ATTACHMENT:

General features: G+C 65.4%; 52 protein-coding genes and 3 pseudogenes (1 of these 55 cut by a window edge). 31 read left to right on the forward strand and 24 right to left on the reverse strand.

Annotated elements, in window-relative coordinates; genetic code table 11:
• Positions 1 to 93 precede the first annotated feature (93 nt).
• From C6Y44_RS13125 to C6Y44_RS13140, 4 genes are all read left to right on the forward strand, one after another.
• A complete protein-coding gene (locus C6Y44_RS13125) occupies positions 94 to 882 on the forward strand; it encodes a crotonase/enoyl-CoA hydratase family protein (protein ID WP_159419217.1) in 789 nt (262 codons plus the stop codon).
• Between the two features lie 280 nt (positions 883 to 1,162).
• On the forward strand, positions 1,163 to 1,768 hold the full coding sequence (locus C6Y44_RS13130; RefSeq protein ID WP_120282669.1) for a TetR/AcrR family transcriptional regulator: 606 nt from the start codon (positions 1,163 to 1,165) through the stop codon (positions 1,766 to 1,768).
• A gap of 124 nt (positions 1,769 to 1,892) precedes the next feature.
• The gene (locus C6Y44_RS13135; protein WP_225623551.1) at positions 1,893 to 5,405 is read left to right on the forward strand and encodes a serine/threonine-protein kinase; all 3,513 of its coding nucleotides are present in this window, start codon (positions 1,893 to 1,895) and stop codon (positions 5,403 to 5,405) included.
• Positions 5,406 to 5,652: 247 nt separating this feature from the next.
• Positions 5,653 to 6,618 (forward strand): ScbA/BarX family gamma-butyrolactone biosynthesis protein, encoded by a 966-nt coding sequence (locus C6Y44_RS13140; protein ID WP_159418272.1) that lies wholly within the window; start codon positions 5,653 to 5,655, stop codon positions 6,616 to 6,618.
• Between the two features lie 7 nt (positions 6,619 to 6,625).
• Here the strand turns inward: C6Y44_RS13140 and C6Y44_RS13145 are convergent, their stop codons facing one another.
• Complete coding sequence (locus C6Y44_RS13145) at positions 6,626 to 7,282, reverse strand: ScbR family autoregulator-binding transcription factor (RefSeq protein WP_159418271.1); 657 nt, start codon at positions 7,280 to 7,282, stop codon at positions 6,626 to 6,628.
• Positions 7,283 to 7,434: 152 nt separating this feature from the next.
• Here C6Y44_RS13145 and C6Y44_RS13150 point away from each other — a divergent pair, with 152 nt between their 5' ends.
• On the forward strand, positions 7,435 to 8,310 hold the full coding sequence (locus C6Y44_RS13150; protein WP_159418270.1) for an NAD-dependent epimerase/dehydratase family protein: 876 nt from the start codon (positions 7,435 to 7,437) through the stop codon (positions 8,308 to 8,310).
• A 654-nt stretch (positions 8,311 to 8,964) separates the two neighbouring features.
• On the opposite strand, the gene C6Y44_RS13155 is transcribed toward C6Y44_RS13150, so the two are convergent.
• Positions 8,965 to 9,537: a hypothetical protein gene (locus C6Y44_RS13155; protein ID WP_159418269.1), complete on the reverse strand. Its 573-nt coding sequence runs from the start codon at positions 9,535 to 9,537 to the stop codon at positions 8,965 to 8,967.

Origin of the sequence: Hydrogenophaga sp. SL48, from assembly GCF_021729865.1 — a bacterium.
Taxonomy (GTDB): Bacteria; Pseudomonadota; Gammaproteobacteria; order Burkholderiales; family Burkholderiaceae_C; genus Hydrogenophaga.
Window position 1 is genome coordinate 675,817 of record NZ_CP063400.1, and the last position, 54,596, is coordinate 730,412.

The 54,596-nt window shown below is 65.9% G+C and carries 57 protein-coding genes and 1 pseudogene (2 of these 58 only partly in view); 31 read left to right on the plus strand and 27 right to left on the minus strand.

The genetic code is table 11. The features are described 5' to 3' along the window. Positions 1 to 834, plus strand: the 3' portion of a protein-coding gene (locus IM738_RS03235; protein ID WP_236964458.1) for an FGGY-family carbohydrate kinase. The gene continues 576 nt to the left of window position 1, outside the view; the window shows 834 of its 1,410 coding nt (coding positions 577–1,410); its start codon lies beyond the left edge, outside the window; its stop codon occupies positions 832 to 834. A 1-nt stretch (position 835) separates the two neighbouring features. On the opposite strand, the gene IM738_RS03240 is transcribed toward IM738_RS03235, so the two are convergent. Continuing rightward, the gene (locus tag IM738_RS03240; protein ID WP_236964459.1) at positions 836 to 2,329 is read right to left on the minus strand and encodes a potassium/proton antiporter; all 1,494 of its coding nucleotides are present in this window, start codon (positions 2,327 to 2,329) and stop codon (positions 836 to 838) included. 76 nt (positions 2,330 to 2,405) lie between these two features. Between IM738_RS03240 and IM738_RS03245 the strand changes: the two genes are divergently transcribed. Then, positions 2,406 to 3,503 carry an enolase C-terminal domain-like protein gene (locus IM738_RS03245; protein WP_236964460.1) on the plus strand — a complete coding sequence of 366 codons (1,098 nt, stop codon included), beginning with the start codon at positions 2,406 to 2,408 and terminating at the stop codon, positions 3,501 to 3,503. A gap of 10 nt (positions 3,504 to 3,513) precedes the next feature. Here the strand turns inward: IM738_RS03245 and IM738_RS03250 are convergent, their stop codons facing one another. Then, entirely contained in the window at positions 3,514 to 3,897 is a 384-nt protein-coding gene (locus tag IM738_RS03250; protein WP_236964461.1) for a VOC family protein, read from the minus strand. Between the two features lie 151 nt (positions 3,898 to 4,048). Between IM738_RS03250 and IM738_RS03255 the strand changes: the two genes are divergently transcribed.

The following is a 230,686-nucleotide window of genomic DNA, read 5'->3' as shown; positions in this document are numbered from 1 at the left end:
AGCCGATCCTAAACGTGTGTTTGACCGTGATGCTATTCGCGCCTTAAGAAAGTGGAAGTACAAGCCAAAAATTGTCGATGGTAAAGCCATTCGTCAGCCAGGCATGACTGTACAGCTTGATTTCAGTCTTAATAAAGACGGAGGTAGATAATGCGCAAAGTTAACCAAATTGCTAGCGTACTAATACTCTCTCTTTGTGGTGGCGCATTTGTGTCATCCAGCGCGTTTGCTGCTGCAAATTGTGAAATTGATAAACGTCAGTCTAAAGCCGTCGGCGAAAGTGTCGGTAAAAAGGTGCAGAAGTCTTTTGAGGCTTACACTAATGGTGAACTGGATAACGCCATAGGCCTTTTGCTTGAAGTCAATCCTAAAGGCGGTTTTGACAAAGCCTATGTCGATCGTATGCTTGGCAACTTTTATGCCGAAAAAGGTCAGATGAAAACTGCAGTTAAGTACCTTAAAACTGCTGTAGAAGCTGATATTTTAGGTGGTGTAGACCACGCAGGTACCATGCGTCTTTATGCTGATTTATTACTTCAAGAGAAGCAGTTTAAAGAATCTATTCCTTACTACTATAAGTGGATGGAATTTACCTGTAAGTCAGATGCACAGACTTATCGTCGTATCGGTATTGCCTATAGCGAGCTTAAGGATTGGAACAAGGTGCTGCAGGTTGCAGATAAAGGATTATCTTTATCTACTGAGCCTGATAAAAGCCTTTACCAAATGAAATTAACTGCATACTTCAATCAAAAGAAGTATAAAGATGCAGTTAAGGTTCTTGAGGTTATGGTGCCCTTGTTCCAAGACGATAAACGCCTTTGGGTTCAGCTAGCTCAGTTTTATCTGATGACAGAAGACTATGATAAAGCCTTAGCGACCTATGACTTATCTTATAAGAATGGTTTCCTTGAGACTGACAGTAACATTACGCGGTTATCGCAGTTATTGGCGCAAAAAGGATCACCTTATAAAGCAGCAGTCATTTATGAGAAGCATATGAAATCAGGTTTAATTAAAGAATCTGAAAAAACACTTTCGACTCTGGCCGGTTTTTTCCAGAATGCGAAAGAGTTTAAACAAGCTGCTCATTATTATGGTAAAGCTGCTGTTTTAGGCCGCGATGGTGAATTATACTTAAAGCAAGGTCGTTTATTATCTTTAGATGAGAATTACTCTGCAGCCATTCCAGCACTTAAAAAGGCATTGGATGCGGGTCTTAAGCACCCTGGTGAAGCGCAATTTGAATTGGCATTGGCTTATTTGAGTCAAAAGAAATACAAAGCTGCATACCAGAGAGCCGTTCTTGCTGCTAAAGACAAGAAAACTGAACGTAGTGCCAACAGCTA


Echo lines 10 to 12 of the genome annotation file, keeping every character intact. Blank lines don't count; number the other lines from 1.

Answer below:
• Positions 5,406 to 5,652: 247 nt separating this feature from the next.
• Positions 5,653 to 6,618 (forward strand): ScbA/BarX family gamma-butyrolactone biosynthesis protein, encoded by a 966-nt coding sequence (locus C6Y44_RS13140; protein ID WP_159418272.1) that lies wholly within the window; start codon positions 5,653 to 5,655, stop codon positions 6,616 to 6,618.
• Between the two features lie 7 nt (positions 6,619 to 6,625).